Philosophy in Seven Sentences
Philosophy is not a closed club or a secret society. It's for anyone who thinks big questions are worth talking about.
To get us started, Douglas Groothuis unpacks seven pivotal sentences from the history of western philosophy—a few famous, all short, none trivial. Included are:
Sentences from Protagoras, Aristotle and Kierkegaard round out this quick tour.
Since every philosopher has a story, not just a series of ideas, Groothuis also offers a bit of each one's life to set the stage. The seven sterling sentences themselves, while they can't tell us all there is to know, offer bridges into other lands of thought which can spark new ideas and adventures. And who knows where they might lead?
The accessible primers in the Introductions in Seven Sentences collection act as brief introductions to an academic field, with simple organization: seven key sentences that give readers a birds-eye view of an entire discipline.
"In an age in which being a 'Professional Philosopher' has eclipsed the actual practice of philosophy—pursuing the good, the true and the beautiful so that one may live well—Doug Groothuis's Philosophy in Seven Sentences is a breath of fresh air. Too often those of us who identify as philosophers think of our craft as an exercise in intellectual gamesmanship with its own toolkit and narrow list of 'problems' with which we are supposed to deal. In this small though powerful book, Groothuis reminds us that when Socrates said that 'the unexamined life is not worth living,' he was doing something much more important than just publishing a career-making breakthrough in metaethics. He was actually doing philosophy."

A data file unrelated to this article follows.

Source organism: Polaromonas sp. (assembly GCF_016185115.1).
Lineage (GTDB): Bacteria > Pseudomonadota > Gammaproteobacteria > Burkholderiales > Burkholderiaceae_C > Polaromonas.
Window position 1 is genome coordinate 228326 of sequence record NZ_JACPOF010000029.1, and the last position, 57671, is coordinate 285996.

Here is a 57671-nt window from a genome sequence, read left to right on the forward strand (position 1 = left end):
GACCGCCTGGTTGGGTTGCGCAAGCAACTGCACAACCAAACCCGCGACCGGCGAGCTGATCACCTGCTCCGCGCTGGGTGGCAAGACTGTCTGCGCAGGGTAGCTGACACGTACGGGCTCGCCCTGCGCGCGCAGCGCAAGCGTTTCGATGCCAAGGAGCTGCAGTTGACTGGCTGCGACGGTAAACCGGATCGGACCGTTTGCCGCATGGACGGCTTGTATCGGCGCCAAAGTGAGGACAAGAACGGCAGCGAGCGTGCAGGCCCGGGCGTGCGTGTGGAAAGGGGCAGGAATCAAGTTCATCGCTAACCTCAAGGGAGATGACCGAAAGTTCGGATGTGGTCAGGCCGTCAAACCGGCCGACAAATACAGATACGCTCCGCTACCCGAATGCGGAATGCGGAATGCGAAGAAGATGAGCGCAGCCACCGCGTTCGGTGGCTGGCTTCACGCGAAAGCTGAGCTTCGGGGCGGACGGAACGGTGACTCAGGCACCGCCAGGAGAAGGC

"Philosophers sometimes say memorable things. And it can often pay great dividends to ponder what they've articulated. Doug Groothuis provides here an original short introduction to philosophy by examining seven such statements that have echoed through the centuries. Reading this book is like having a long conversation with a lively guide to the wisdom of the ages."
"Anyone desiring a refresher in philosophy would also benefit from it, and it would be a great little book to overcome the objections of friends who have little use for philosophy."
"This work is an excellent example of how to write on a tough subject engagingly and efficiently. Philosophy does not have to be dry, unlike the puns that emanate from many of its professional adherents. If you're looking for tinder for generating philosophical discussions (or fires) that could lead to quality gospel conversations, look no further than Philosophy in Seven Sentences."
"It will make readers think, and sometimes laugh, as they are introduced to (or fondly recall) the thought of Protagoras, Socrates, Aristotle, Descartes, Pascal, and Kierkegaard. . . . Discerning what Groothuis gets right and what he gets wrong is precisely the kind of philosophical task this book hopes to inspire."
"An inherently fascinating, thoughtful and thought-provoking read, Philosophy in Seven Sentences: A Small Introduction to a Vast Topic is very highly recommended for high school, college, university, and community library Philosophy collections."
"As a tour guide to the intellectual landscape, who will coach future travelers to be able to explore it profitably with an eye open to its implications for the Christian life, Groothuis would be hard to beat. He is just the companion beginning philosophers should want for their journey. I highly recommend Philosophy in Seven Sentences."
Introduction: Philosophy in Only Seven Sentences?
1. Protagoras: Man is the measure of all things.
2. Socrates: The unexamined life is not worth living.
3. Aristotle: All men by nature desire to know.
4. Augustine: You have made us for yourself, and restless is our heart until it comes to rest in you.
5. Descartes: I think, therefore I am.
6. Pascal: The heart has its reasons of which reason knows nothing.
7. Kierkegaard: The greatest hazard of all, losing one's self, can occur very quietly in the world, as if it were nothing at all.
Conclusion: What About These Seven Sentences? or, A Final Provocation